The Advanced Computing Systems (ACS) research program drives innovation in advanced computing through research on complex computational systems, from hardware architecture to applications. ACS is located within the bwtech@UMBC Research and Technology Park adjacent to the University of Maryland-Baltimore County (UMBC) campus. ACS has active research projects in neuromorphic and probabilistic computing, advanced modeling and simulation, energy efficiency, architectures, productivity, and resilience. We collaborate extensively with industry, academia, and national labs. Contact us.
We perform research on new innovative data-centric computer architectures that restore the balance between processor, memory, and IO and which distribute computation and data to minimize the power and performance implications of moving large amounts of data between isolated/remote processing and memory/IO systems.
High Performance Computing (HPC) demands the highest performance technology combined with intricate programming to deliver efficient and effective solutions to the most challenging and complex computational problems. HPC systems are growing increasingly complex. Faults that occur during runtime are harder and harder to diagnose. Silent data corruptions, where bits get flipped and answers change without being detected at runtime, are more and more common. We are researching technologies, algorithms and the feasibility of using probabilistic hardware to deliver 20x or more operations per Joule improvement to mission applications compared to commercial, non-probabilistic hardware. Accepting “faults”, willing to have imperfections, in exchange for more operations per joule allows users of HPC to get “good enough” answers to their problems far more quickly and efficiently than requiring “perfect” reliability
Research new computer architecture and programming models for data intensive problems which are difficult to solve on modern but conventional computer systems. Focus includes high performance tensor-based knowledge discovery, streaming analytics, and run time system research.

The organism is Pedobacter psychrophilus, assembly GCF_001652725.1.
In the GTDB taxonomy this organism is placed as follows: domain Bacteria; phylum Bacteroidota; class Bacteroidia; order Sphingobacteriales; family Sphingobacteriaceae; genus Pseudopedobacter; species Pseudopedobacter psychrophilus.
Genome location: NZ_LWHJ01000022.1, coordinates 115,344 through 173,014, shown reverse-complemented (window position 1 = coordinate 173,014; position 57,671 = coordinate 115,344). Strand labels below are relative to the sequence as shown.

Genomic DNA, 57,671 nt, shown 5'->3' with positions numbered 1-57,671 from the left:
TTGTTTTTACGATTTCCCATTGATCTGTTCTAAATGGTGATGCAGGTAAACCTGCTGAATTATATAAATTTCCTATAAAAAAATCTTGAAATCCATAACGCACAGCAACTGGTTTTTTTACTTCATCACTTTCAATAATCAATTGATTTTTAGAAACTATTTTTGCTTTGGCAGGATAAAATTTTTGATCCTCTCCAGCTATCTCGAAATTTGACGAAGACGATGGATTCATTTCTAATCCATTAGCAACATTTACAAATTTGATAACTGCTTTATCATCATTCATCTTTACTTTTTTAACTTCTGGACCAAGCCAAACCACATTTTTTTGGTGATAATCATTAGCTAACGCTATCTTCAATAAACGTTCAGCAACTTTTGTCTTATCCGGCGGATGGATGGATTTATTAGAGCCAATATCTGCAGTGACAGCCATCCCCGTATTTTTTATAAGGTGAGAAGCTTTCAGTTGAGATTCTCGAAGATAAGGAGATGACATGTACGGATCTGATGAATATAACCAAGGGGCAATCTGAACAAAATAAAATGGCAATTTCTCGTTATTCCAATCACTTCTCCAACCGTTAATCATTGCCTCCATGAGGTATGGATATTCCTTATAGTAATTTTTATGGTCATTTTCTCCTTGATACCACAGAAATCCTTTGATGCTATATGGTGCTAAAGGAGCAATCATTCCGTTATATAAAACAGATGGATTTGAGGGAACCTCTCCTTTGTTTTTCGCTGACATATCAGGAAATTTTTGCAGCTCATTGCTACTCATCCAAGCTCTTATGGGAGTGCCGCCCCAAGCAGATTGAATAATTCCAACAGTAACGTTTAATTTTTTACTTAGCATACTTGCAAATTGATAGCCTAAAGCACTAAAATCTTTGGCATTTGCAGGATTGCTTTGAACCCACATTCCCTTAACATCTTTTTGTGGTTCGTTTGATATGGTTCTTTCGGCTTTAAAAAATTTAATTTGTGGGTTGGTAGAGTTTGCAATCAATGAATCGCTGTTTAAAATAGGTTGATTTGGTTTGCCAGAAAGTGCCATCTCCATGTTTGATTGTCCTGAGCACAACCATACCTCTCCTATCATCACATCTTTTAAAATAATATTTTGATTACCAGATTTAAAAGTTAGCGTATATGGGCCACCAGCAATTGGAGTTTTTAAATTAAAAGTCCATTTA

MODELING, SIMULATION AND EMULATION
The development of technology and tools to model and simulation proposed computer architectures and examine emerging components is essential to the creation of high performance computing (HPC) systems that balances performance with power consumption, reliability and cost. Modeling, Simulation and Emulation researchers actively guide and cultivate a community of researchers creating such capabilities.
The Neuromorphic Computation Research Program (NCRP) explores the benefits of neuromorphic computation for developing advanced machine learning frameworks and applying them to national security missions. NCRP researches advanced hardware architectures to identify the most power efficient methods of computing machine learning algorithms. Longer term research includes identifying how the brain computes information and sees if these concepts can be incorporated into hardware neuromorphic processor designs.
At almost all scales, from handheld devices to large supercomputers, modern computing systems are power limited. The amount of computing that can be performed on a chip, in a cabinet, or in a room is limited by power dissipation. Research the technologies and architectures of high performance computers to minimize power consumption while maximizing performance, thus improving the overall power efficiency of computer systems.